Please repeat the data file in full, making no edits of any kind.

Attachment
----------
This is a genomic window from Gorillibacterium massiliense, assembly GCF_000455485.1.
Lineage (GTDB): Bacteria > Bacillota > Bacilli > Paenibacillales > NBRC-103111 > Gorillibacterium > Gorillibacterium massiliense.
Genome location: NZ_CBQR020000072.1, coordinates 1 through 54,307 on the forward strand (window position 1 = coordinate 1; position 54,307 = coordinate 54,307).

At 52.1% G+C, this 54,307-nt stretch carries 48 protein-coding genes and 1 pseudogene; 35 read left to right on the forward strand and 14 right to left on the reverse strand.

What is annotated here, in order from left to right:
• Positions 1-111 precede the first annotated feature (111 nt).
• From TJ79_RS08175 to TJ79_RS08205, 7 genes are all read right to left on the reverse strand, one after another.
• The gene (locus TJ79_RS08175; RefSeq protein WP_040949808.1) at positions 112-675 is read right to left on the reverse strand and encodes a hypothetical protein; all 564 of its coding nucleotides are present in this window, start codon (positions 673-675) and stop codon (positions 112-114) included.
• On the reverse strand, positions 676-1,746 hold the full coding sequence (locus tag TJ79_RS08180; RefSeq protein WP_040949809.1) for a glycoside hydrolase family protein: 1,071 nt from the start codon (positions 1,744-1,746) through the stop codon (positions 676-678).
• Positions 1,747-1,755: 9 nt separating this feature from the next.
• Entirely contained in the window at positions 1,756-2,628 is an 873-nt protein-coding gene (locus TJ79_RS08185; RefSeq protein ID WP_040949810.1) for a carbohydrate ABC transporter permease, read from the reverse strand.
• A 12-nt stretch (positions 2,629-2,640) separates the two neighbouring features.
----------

This is a genomic window from Gorillibacterium massiliense, assembly GCF_000455485.1.
Lineage (GTDB): Bacteria > Bacillota > Bacilli > Paenibacillales > NBRC-103111 > Gorillibacterium > Gorillibacterium massiliense.
Genome location: NZ_CBQR020000072.1, coordinates 1 through 54,307 on the forward strand (window position 1 = coordinate 1; position 54,307 = coordinate 54,307).

At 52.1% G+C, this 54,307-nt stretch carries 48 protein-coding genes and 1 pseudogene; 35 read left to right on the forward strand and 14 right to left on the reverse strand.

What is annotated here, in order from left to right:
• Positions 1-111 precede the first annotated feature (111 nt).
• From TJ79_RS08175 to TJ79_RS08205, 7 genes are all read right to left on the reverse strand, one after another.
• The gene (locus TJ79_RS08175; RefSeq protein WP_040949808.1) at positions 112-675 is read right to left on the reverse strand and encodes a hypothetical protein; all 564 of its coding nucleotides are present in this window, start codon (positions 673-675) and stop codon (positions 112-114) included.
• On the reverse strand, positions 676-1,746 hold the full coding sequence (locus tag TJ79_RS08180; RefSeq protein WP_040949809.1) for a glycoside hydrolase family protein: 1,071 nt from the start codon (positions 1,744-1,746) through the stop codon (positions 676-678).
• Positions 1,747-1,755: 9 nt separating this feature from the next.
• Entirely contained in the window at positions 1,756-2,628 is an 873-nt protein-coding gene (locus TJ79_RS08185; RefSeq protein ID WP_040949810.1) for a carbohydrate ABC transporter permease, read from the reverse strand.
• A 12-nt stretch (positions 2,629-2,640) separates the two neighbouring features.